Exhibit 5
U.S. Military Impact on the Gulf Coast Region
Estimated 2019
Region Total Jobs Supported Contribution to State GDP
Gulf Coast 2,323 $0.3 billion
State of Texas 633,892 $75.3 billion

Sources: Texas Comptroller of Public Accounts, Texas Military Preparedness Commission and REMI

Learn more about the impact of U.S. military installations on the state’s economy.


Jobs and Wages

The region’s employment rose by almost 21 percent from 2009 to 2019, outpacing state job growth. Employment in the Houston-The Woodlands-Sugarland MSA also increased more than 20 percent (Exhibit 6). More than 98 percent of the region’s total jobs are in the Houston-The Woodlands-Sugarland MSA.

Exhibit 6
Gulf Coast Region Employment Trends, 2019
Area Number of Jobs (2019) Actual Change (2009 to 2019) Percent Change (2009 to 2019)
Houston-The Woodlands-Sugarland MSA 3,025,426 514,533 20.5%
Gulf Coast Region 3,084,739 517,998 20.9%
Texas 12,531,100 2,284,407 22.3%
United States 147,886,638 17,768,373 13.7%

Note: Figures include private- and public-sector employees with the exception of active-duty military personnel, railroad employees, religious institution employees and the self-employed.

Sources: JobsEQ and U.S. Bureau of Labor Statistics


Significant Regional Occupations

The Gulf Coast region’s most significant occupations are shown in Exhibits 7 and 8, first by location quotient and second by numeric growth during the last five years.

Exhibit 7
Top Occupations in the Gulf Coast Region by Location Quotient, 2014 to 2019
Occupation Number Employed Average Annual Wages LQ Unemployment Rate Five-Year Employment Change
Extraction Workers 23,444 $47,600 4.87 5.6% -8,225
Water Transportation Workers 4,775 $72,300 2.66 4.8% -138
Plant and System Operators 14,077 $64,700 2.13 1.0% -1,495
Supervisors of Construction and Extraction Workers 25,116 $76,100 1.79 3.4% 1,460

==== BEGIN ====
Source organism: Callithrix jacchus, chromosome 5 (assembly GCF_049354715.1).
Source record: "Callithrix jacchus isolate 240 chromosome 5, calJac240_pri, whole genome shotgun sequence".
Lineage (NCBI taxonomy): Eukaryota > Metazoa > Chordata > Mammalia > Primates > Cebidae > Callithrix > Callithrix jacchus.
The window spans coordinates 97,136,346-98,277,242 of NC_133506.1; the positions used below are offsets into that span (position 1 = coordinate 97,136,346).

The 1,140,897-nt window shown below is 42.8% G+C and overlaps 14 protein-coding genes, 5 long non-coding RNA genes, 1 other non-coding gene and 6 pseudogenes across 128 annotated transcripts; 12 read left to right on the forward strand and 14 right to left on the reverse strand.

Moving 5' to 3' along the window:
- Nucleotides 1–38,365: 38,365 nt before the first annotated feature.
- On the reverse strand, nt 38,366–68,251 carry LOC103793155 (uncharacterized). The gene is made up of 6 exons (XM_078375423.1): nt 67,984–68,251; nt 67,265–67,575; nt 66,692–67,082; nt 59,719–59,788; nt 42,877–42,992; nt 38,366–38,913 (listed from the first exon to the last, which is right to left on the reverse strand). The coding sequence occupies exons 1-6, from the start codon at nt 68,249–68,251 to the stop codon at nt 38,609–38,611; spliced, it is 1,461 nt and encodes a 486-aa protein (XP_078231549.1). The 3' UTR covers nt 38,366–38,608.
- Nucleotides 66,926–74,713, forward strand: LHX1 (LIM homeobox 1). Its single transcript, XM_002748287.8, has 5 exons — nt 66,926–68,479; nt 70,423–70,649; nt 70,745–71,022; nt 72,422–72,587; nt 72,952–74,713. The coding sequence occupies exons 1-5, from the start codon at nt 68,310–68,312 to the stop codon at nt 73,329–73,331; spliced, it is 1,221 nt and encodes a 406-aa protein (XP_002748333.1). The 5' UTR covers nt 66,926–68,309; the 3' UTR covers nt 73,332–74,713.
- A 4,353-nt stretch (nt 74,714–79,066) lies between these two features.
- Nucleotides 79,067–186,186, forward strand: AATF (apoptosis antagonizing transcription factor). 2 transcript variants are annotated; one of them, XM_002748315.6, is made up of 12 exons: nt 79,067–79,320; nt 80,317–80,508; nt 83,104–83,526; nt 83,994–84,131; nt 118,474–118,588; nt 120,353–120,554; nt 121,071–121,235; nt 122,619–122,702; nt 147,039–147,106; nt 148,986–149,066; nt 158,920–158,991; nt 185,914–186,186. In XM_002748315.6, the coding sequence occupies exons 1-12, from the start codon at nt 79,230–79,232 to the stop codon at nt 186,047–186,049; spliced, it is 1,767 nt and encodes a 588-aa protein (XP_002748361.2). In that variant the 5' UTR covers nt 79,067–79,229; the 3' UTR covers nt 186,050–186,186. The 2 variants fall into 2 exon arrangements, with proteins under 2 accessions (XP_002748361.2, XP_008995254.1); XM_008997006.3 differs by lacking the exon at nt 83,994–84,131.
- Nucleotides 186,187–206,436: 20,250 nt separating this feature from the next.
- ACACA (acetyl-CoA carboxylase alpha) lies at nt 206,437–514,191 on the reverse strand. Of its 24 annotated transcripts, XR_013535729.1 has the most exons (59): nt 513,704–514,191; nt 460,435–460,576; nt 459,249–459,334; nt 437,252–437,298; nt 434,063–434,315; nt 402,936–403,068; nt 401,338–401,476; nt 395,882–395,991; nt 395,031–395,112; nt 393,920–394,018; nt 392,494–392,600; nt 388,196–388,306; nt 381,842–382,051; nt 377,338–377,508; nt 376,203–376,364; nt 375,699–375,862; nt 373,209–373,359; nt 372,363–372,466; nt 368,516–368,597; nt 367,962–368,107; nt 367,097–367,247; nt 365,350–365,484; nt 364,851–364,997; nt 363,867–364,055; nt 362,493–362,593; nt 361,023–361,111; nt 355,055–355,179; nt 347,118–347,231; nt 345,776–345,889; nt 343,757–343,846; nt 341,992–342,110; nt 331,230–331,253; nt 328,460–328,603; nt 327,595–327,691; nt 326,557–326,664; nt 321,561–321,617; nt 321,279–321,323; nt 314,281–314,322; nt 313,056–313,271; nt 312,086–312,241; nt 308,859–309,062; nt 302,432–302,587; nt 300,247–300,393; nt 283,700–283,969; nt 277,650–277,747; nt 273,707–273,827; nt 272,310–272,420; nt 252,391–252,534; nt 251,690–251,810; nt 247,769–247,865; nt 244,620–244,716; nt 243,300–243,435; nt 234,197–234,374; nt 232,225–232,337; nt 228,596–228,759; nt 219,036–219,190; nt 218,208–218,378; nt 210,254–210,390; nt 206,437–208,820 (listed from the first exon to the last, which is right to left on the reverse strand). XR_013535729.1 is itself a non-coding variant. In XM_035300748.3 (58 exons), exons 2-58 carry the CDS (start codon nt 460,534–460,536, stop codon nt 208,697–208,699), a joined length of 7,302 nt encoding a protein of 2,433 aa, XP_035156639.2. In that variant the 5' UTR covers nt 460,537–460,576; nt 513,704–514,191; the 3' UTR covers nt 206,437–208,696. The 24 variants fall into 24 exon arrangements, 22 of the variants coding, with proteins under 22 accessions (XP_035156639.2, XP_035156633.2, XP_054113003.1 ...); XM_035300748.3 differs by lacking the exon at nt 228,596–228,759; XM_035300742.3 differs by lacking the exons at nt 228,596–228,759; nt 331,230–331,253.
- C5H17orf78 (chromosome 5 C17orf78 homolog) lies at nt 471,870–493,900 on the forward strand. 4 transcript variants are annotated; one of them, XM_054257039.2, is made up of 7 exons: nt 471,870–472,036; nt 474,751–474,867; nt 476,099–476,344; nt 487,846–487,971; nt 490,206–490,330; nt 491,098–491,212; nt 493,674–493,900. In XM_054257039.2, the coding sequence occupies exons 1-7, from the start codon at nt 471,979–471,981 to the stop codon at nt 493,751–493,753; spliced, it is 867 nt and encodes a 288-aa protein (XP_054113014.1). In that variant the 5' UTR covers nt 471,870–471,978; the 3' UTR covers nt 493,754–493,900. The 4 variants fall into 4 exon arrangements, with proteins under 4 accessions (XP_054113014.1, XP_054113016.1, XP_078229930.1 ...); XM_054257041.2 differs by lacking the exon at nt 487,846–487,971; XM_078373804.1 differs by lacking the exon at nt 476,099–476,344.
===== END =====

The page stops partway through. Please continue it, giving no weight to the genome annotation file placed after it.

Air Transportation Workers 9,711 $111,100 1.65 0.6% -127

Note: Data are as of Q4 2019 except wage data, which are for covered employment in 2018.

Source: JobsEQ


Exhibit 8
Top Occupations in the Gulf Coast Region by Numeric Growth, 2014 to 2019
Occupation Number Employed Average Annual Wages LQ Unemployment Rate Five-Year Employment Change
Food and Beverage Serving Workers 172,191 $23,100 1.05 6.4% 25,174
Other Personal Care and Service Workers 79,010 $22,900 0.85 5.0% 18,124
Construction Trades Workers 160,545 $42,400 1.34 6.3% 16,057
Health Diagnosing and Treating Practitioners 102,161 $104,300 0.85 1.0% 13,840
Business Operations Specialists 96,304 $82,700 0.85 2.9% 12,390

Note: Data are as of Q4 2019 except wage data, which are for covered employment in 2018.
Source: JobsEQ


Education

A strong educational foundation provides a cornerstone for growth and competitiveness in the global economy, offering opportunities for workplace advancement and business expansion.

Wages by Educational Attainment

Post-secondary education delivers a good return on investments of time and tuition. In 2018, the Gulf Coast region’s workers with some college or associate degrees and with stable jobs — defined as those employed with the same firm throughout a calendar quarter — earned an average of $6,408 more annually than those with a high school degree, while those with at least a bachelor’s degree earned an average of $30,328 more (Exhibit 9).

Exhibit 9
Average Annual Earnings by Educational Attainment, Gulf Coast Region and Texas, 2018
Educational Attainment Number Employed, Region Percent of Region Average Annual Earnings, Region Number Employed, Texas Percent of Texas Average Annual Earnings, Texas